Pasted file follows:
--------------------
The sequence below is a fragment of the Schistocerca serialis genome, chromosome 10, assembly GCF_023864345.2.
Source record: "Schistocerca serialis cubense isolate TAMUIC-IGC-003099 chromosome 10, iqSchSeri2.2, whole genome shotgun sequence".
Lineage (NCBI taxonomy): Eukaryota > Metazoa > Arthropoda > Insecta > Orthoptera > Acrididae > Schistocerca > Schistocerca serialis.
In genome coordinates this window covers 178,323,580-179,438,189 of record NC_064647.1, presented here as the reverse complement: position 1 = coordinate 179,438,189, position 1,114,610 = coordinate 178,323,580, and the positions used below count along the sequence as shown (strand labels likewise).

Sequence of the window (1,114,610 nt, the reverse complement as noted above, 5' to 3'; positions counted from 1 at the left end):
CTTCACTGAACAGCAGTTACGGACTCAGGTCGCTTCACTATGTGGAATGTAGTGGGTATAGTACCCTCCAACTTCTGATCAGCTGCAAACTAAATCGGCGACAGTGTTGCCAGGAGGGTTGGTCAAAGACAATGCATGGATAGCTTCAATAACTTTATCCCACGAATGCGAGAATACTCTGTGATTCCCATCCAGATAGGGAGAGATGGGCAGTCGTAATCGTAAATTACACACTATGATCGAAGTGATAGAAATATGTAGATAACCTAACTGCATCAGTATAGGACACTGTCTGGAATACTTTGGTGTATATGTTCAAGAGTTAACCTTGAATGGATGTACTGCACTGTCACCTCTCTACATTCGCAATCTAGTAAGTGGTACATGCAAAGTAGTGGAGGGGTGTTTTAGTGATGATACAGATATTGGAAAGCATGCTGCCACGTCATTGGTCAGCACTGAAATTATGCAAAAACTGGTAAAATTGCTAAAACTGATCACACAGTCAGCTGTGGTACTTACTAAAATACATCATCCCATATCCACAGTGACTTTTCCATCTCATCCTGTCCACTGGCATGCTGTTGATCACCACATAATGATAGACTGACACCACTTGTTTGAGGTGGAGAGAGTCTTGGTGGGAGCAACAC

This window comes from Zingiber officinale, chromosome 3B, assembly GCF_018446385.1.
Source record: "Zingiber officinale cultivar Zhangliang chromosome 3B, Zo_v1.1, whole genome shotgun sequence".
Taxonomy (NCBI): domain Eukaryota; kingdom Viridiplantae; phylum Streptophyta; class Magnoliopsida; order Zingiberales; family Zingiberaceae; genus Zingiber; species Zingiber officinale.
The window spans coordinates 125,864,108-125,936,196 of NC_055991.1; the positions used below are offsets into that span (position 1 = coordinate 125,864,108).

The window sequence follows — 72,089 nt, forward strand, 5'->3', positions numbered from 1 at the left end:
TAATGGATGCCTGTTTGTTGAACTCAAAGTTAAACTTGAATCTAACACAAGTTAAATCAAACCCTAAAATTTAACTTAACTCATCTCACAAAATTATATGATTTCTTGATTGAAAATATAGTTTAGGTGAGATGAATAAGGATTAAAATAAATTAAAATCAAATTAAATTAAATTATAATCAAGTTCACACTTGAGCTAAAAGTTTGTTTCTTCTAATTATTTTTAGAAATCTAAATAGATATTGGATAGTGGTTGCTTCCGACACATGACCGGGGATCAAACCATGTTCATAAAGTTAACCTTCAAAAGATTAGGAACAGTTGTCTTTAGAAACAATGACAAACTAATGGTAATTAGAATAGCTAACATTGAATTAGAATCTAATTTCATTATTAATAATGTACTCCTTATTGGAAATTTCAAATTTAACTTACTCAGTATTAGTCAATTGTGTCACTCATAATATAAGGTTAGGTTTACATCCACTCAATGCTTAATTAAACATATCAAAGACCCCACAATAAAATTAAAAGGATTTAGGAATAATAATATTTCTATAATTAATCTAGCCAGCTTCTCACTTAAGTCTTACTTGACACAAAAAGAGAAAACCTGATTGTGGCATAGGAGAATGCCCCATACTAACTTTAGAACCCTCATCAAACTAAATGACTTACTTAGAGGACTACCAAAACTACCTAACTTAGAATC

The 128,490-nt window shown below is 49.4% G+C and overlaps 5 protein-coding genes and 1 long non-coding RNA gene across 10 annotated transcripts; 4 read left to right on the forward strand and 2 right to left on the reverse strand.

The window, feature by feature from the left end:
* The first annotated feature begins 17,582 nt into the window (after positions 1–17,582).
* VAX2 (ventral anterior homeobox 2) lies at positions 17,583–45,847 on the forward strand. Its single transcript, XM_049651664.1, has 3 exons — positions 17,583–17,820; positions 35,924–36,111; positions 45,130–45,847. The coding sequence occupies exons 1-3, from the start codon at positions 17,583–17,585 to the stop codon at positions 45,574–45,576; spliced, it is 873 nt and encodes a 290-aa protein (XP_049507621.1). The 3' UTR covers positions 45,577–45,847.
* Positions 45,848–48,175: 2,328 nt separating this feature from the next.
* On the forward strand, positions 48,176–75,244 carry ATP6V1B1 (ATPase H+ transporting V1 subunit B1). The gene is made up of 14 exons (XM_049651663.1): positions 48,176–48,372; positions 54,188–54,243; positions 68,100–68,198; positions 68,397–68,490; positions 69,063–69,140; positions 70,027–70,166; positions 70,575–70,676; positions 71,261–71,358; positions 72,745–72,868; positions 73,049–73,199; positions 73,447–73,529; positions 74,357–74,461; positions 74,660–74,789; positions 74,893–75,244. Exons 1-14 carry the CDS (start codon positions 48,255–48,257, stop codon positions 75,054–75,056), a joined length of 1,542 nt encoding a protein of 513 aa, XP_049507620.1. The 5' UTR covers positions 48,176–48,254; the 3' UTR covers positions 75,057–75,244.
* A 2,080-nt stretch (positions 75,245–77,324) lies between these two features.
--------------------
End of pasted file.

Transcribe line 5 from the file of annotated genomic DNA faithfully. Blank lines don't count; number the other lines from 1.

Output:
Sequence of the window (1,114,610 nt, the reverse complement as noted above, 5' to 3'; positions counted from 1 at the left end):